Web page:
# Defining Reward/Risk Ratios With Chart Setups In The Futures Markets

**One of the critical tasks traders face is finding setups** appropriate to their

risk profile and then making a trading plan for each trade. You can useÂ common chart patterns to estimate the

reward and

potential risk of a trade. This will give you a quantitative method for analyzing

whether a given futures trade meets your trade selection criteria.

As most traders know, futures and stocks repeat price movements with

sufficient frequency that the patterns they trace are identifiable, have names

and are tradeable. The fact that price behavior

repeats, allows one to calculate the move a futures isÂ likely to make

once a new pattern setup emerges.Â

The point-value that a futures is likely, or

predicted, to move is called a “measured move.” Research shows that

futures contracts have a high, and statistically significant chance of moving to

the measured objectives in the following pattern setups. The measuring objectives

are conservative for

these pattern setups, but bear

in mind, these are guidelines, not hard-and-fast rules. And of course, honor the

stops.Â

Estimating reward-to-risk ratios is useful because it helps you plan a trade by

determining your entry-point, stop-loss and exit objectives. By establishing your goals for

the trade, you also can determine if the trade provides a suitable return for

your risk tolerance. The reward-to-risk ratio is calculated by taking the price

objective and dividing by the stop (risk), i.e., measuring objective/stop =

reward-to-risk

ratio.Â

My minimum reward-to-risk ratio criteria is 3-to-1.Â

In this lesson, we will look at three common chart patterns: the

head-and-shoulder bottom, the double bottom and the descending triangle.

**Head-And-Shoulders Bottoms**

The calculation of the price objective (reward) and stop (risk) is

straightforward. A long position is entered on the break of the neckline. For

the head-and-shoulders bottom pattern, the measuring objective is twice

the distance from the head to the neckline. The protective stop is placed four ticks below the stop-loss

line and represents the risk. The stop-loss line is created by

drawing a line from the head to the right shoulder.

In the example below in August unleaded gasoline

(

HUQ0 |

Quote |

Chart |

News |

PowerRating), the distance

from the head (.7008) to the neckline (.7765) is .0747, giving a measuring

objective of .8522 (.7765 + .0747). The stop is placed four-ticks below the

stop-loss line at .7655 and is equal to .0100. Hence, the reward-to-risk ratio is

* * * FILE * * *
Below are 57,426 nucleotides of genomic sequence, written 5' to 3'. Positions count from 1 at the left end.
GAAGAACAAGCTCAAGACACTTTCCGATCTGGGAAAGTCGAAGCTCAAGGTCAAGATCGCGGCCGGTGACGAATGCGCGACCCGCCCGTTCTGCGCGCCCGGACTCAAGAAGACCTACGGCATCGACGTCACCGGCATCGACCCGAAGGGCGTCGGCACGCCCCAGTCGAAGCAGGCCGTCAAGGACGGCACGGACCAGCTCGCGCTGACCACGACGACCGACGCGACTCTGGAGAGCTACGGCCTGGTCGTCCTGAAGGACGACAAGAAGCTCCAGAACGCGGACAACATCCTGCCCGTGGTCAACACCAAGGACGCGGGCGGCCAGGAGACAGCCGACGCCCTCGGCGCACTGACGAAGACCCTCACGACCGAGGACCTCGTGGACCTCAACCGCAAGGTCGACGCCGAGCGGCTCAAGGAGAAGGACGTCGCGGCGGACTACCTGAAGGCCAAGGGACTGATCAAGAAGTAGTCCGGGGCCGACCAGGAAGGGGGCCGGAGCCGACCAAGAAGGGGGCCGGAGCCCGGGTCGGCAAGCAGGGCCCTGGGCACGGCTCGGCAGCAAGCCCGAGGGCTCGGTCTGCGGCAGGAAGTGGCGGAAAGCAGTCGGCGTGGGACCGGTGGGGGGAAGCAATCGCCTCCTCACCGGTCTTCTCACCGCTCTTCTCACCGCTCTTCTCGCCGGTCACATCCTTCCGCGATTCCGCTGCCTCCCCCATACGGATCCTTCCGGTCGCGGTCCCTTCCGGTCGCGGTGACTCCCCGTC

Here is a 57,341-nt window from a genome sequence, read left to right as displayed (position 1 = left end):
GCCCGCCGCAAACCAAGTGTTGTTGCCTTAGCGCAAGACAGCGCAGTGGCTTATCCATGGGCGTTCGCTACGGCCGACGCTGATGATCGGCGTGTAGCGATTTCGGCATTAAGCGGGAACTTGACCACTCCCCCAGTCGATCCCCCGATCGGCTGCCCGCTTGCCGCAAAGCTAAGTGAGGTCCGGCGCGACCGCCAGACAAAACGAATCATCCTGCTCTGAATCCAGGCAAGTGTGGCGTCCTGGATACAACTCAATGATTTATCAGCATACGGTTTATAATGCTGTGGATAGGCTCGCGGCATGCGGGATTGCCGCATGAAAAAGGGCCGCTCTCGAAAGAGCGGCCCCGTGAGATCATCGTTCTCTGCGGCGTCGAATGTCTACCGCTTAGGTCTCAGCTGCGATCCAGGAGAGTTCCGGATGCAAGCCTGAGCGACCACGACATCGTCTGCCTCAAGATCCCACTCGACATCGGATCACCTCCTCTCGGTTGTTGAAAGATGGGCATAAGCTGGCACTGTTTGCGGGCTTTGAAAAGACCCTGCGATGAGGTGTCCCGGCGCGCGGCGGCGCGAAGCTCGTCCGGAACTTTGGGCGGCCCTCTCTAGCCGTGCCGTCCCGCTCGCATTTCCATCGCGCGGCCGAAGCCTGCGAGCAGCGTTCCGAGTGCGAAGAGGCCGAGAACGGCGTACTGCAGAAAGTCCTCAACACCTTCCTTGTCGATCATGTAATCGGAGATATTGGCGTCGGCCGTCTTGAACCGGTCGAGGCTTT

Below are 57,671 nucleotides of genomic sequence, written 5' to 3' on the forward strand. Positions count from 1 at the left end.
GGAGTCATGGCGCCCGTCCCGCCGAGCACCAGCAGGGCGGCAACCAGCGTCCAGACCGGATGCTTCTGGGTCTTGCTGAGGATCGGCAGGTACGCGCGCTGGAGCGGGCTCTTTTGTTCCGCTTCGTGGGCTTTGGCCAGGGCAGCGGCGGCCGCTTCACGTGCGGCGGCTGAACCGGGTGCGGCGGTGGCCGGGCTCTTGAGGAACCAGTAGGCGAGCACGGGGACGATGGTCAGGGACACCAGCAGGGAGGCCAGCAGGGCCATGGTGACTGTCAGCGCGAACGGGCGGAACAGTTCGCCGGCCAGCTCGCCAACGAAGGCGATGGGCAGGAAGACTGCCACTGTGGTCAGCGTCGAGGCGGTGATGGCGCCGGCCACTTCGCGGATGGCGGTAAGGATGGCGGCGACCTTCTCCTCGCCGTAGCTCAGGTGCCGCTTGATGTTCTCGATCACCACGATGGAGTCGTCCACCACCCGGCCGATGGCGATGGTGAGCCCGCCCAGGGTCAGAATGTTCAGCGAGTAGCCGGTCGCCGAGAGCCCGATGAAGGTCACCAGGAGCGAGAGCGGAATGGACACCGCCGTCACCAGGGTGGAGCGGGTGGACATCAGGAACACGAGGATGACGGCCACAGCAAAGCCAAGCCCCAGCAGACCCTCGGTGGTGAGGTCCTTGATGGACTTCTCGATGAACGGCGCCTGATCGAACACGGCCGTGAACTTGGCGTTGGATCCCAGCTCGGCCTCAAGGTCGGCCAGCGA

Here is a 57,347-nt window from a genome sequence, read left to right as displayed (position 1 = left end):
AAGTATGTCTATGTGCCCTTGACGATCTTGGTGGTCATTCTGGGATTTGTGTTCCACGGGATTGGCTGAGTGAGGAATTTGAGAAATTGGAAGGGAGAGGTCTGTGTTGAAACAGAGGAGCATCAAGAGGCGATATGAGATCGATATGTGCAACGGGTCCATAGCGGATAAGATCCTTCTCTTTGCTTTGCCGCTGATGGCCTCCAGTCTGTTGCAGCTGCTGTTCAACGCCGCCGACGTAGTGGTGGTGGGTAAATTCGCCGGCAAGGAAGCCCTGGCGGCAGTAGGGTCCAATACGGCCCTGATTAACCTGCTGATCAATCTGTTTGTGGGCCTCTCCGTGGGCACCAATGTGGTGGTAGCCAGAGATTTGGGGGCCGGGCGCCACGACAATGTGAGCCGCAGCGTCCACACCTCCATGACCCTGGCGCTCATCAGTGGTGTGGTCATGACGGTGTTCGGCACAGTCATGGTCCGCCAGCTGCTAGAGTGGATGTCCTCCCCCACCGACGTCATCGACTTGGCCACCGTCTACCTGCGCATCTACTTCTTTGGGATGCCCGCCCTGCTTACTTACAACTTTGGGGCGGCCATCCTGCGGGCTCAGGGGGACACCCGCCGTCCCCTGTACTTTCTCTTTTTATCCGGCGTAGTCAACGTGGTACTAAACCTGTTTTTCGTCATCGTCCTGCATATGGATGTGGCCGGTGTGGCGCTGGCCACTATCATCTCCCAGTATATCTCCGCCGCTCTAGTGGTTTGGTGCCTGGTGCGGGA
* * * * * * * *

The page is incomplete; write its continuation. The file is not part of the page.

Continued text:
.0747/.0100 or 7.5-to-1, a setup which exceeds my 3-1 ratio minimum. The calculation for a head-and-shoulders top is,

of course, the inverse of a head-and-shoulders bottom.Â

**Double Bottoms**

For double bottoms, the measuring objective is the distance from the bottom of

the double bottom pattern to the resistance level above the double bottoms,

above the “peaks,” if you will. The stop is placed

below the resistance/breakout level and is slightly arbitrary in its

determination. I usually place the stop at a confluence of recent lower highs

and closes below the resistance.Â

In the following setup in September T-bonds

(

USU0 |

Quote |

Chart |

News |

PowerRating), the distance from

the double bottoms (92 20/32) to the “peak” resistance (94 17/32)

is 61 ticks (94 17/32 – 92 20/32), giving a measuring objective of 96 14/32 (94

17/32 + 61/32, or 1 29/32). The stop chosen below the confluence of recent

lower highs

and closes below the resistance (designated by the oblong circle in the chart),

is at 94 5/32, a distance of 12 ticks. Hence, the reward-to-risk ratio is

61-ticks/12-ticks or 5-to-1. Calculations for double tops can be determined

similarly and also apply to triple top and triple bottom setups.Â

**Descending Triangles**

For descending triangles, the measuring objective is twice the* height*

of the triangle, calculated from the high of the pattern to the support, or *base,*

of the geometric figure. The stop is placed above the descending line of the

triangle (the *hypotenuse*).Â Of course these patterns and ratios occur and

can be determined in multiple time frames. The following example is with Nasdaq

100 futures

(

NDU0 |

Quote |

Chart |

News |

PowerRating) using 5-minute bars. This example applies to E-mini

Nasdaq 100 futures as well.

In this example, the distance from the high of the pattern (3810.00) to the base (3750.00)

and breakout point is 60.00 (3810 – 3750), giving a measuring objective of 3690.00 (3750.00 – 60.00). The stop and

risk is above the descending line of the triangle at 3770.0 and is equal to 20.00. The

reward-to-risk ratio here is 60.00/20.00, or 3-to-1. Again, this matches my

reward-to-risk requirement.

Notice in the descending triangle example that the NDU0 did not continue

through to the apex of the triangle. Ideally, the futures will breakdown

approximately two-thirds of the way into the pattern. This results in a higher

likelihood of follow-through to the measuring objective. Here, the NDU0 achieved

the measuring objective by the end of the session and traveled nearly that

distance on the following day.

Using chart patterns to calculate reward-to-risk ratios will assist you in

planning your entry, stop-loss and exit points and will keep you from taking

trades that do not match your trading objectives.

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